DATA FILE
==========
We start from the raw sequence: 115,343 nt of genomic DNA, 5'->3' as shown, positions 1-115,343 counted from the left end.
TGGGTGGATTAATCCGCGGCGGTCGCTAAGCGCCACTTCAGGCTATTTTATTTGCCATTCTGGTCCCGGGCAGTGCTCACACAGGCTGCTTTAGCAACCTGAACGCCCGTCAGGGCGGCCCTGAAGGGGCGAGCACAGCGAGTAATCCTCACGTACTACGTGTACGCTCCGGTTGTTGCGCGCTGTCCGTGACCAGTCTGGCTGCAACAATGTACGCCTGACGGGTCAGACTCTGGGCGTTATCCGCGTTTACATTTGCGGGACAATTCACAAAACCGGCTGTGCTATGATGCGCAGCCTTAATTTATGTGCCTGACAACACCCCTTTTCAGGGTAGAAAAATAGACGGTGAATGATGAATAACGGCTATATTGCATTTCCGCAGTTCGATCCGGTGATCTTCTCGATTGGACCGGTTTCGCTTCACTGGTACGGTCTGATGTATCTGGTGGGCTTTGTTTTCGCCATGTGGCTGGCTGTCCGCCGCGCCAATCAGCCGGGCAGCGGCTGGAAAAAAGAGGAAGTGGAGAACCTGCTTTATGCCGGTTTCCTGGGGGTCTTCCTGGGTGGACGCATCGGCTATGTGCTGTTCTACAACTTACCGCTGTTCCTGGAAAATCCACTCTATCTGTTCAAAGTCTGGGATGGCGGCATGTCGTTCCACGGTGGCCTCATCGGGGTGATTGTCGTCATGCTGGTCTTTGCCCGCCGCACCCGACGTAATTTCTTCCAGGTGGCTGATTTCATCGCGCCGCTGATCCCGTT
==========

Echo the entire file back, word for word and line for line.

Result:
We start from the raw sequence: 115,343 nt of genomic DNA, 5'->3' as shown, positions 1-115,343 counted from the left end.
TGGGTGGATTAATCCGCGGCGGTCGCTAAGCGCCACTTCAGGCTATTTTATTTGCCATTCTGGTCCCGGGCAGTGCTCACACAGGCTGCTTTAGCAACCTGAACGCCCGTCAGGGCGGCCCTGAAGGGGCGAGCACAGCGAGTAATCCTCACGTACTACGTGTACGCTCCGGTTGTTGCGCGCTGTCCGTGACCAGTCTGGCTGCAACAATGTACGCCTGACGGGTCAGACTCTGGGCGTTATCCGCGTTTACATTTGCGGGACAATTCACAAAACCGGCTGTGCTATGATGCGCAGCCTTAATTTATGTGCCTGACAACACCCCTTTTCAGGGTAGAAAAATAGACGGTGAATGATGAATAACGGCTATATTGCATTTCCGCAGTTCGATCCGGTGATCTTCTCGATTGGACCGGTTTCGCTTCACTGGTACGGTCTGATGTATCTGGTGGGCTTTGTTTTCGCCATGTGGCTGGCTGTCCGCCGCGCCAATCAGCCGGGCAGCGGCTGGAAAAAAGAGGAAGTGGAGAACCTGCTTTATGCCGGTTTCCTGGGGGTCTTCCTGGGTGGACGCATCGGCTATGTGCTGTTCTACAACTTACCGCTGTTCCTGGAAAATCCACTCTATCTGTTCAAAGTCTGGGATGGCGGCATGTCGTTCCACGGTGGCCTCATCGGGGTGATTGTCGTCATGCTGGTCTTTGCCCGCCGCACCCGACGTAATTTCTTCCAGGTGGCTGATTTCATCGCGCCGCTGATCCCGTT